John Luiz, University of Cape Town
In 2003, Thabo Mbeki – then president of South Africa – described South Africa’s economy as being like a two-storey house. The top floor was quite plush, with all the fittings packed neatly together. He referred to this as the modern, diversified economy within South Africa. Below that level, however, was an informal economy where the poor were trapped in poverty, with little or no skills.
Mbeki’s analogy went further: there was no interconnecting staircase between the two floors. In effect, South Africa had two economies and there was no bridge between them.
What Mbeki was describing is a common problem in developing countries, including South Africa’s neighbour Zimbabwe. My colleague Baldwin Guchu and I recently conducted research on an initiative in Zimbabwe that is trying to address the problem. In the paper we examined the role intermediaries are playing in connecting formal and informal economies in the country. South Africa can learn from this.
Since 1994 South Africa has built on the existing two-storey infrastructure without paying much attention to a stairway. At least, not one wide or sturdy enough to encourage upward movement. This poses a serious developmental problem – one shared by many developing economies.
Academic research typically labels this as being a function of dualism and the lack of institutional connections between these dual economies: although institutions establish the “rules of the game” governing economic activity in each of these economies, the institutions do not bridge the two disparate economies and so they coexist but in isolation.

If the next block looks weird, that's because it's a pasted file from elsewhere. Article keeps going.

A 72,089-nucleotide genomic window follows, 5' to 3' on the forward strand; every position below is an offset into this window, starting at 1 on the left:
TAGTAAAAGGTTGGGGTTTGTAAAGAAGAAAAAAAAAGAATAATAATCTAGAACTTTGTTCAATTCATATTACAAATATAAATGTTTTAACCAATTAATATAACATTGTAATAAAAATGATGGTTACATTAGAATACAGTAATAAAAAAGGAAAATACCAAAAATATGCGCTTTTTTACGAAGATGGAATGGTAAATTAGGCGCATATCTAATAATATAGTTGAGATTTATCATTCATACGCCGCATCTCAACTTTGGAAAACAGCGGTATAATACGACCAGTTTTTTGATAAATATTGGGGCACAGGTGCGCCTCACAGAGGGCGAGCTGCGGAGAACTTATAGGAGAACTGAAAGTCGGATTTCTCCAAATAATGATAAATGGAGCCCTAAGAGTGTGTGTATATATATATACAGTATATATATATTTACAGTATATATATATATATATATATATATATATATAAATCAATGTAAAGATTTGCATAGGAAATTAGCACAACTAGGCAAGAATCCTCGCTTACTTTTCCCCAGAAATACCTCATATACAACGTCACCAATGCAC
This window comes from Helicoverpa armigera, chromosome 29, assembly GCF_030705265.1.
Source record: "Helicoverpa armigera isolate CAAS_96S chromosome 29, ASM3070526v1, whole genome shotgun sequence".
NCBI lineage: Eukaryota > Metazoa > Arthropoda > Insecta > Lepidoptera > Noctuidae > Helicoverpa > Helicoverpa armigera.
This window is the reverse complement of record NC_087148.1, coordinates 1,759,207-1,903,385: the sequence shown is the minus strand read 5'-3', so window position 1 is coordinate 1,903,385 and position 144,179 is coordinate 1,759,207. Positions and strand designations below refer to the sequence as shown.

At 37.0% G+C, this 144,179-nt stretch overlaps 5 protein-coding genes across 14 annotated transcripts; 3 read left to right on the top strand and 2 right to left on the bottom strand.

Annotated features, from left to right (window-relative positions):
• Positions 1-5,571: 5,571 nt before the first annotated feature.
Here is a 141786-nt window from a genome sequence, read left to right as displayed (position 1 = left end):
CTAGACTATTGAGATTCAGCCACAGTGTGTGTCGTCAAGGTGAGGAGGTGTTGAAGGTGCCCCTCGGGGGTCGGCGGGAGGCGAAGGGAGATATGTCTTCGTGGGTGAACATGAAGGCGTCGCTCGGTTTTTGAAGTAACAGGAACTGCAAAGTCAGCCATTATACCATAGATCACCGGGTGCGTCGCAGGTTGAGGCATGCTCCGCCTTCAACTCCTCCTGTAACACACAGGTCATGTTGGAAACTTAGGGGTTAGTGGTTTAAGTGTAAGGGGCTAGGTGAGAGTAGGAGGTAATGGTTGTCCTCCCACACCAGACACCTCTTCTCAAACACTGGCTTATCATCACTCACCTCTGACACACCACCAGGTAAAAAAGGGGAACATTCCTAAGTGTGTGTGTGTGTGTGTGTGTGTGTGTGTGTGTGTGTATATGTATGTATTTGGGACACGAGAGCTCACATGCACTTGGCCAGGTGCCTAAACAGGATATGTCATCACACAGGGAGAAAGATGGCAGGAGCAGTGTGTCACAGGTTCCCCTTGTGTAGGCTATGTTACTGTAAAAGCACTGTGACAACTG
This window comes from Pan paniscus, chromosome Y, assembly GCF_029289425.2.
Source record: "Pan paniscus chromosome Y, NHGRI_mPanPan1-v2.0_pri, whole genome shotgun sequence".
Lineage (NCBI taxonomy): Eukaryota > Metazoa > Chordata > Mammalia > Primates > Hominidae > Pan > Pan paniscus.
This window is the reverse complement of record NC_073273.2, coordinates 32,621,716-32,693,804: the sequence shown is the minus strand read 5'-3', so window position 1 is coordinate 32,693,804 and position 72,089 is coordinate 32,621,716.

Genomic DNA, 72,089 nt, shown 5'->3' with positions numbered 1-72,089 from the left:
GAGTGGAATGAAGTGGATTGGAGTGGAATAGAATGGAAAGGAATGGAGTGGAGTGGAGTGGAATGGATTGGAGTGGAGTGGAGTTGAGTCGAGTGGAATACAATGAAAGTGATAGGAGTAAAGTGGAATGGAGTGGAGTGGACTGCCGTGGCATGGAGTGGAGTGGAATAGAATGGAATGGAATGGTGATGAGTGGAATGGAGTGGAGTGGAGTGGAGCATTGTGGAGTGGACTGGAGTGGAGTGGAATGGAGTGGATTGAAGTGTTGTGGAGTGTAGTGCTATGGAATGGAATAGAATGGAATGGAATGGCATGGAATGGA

How often do we hear the refrain that big business does not do business with small business?
The result of this missing link is that the two economies struggle to engage with each other, leading to inefficiencies and substantial lost opportunities. Worse still, it entrenches social and economic divisions, and deepens inequality. We see this manifest in various ways in South Africa.
South Africa has deep and liquid financial markets, together with a highly functioning and well-regulated banking industry, which means our top-floor financial system measures well against any of the leading economies around the world. Access to capital should therefore be widely available.
But it’s not. Swathes of small businesses fail to meet the criteria set for top-floor financing. In developed economies, small businesses have a range of alternatives for financing from banks or other capital markets, including secured and unsecured options.
How can this be fixed? Claiming “it’s the government’s job” ignores other players who have the ability to play a more innovative intermediary role.
If South Africa’s two-storey economy is pronounced, Zimbabwe’s is severe. Its house is pyramid shaped. Yet there are attempts underway to connect the different levels. Our research looked at what these are.
The role of intermediaries
Zimbabwe has a reputation for weak and extractive political and economic institutions. The World Bank estimates that the informal economy makes up approximately 60% of the total economy; roughly 90% of those considered “employed” work in the informal economy.
This is especially true in the agriculture space, where the combined legacy of colonialism and more recently, land grabs, has carved a chasm between large-scale commercial farmers and small-scale, often subsistence farmers.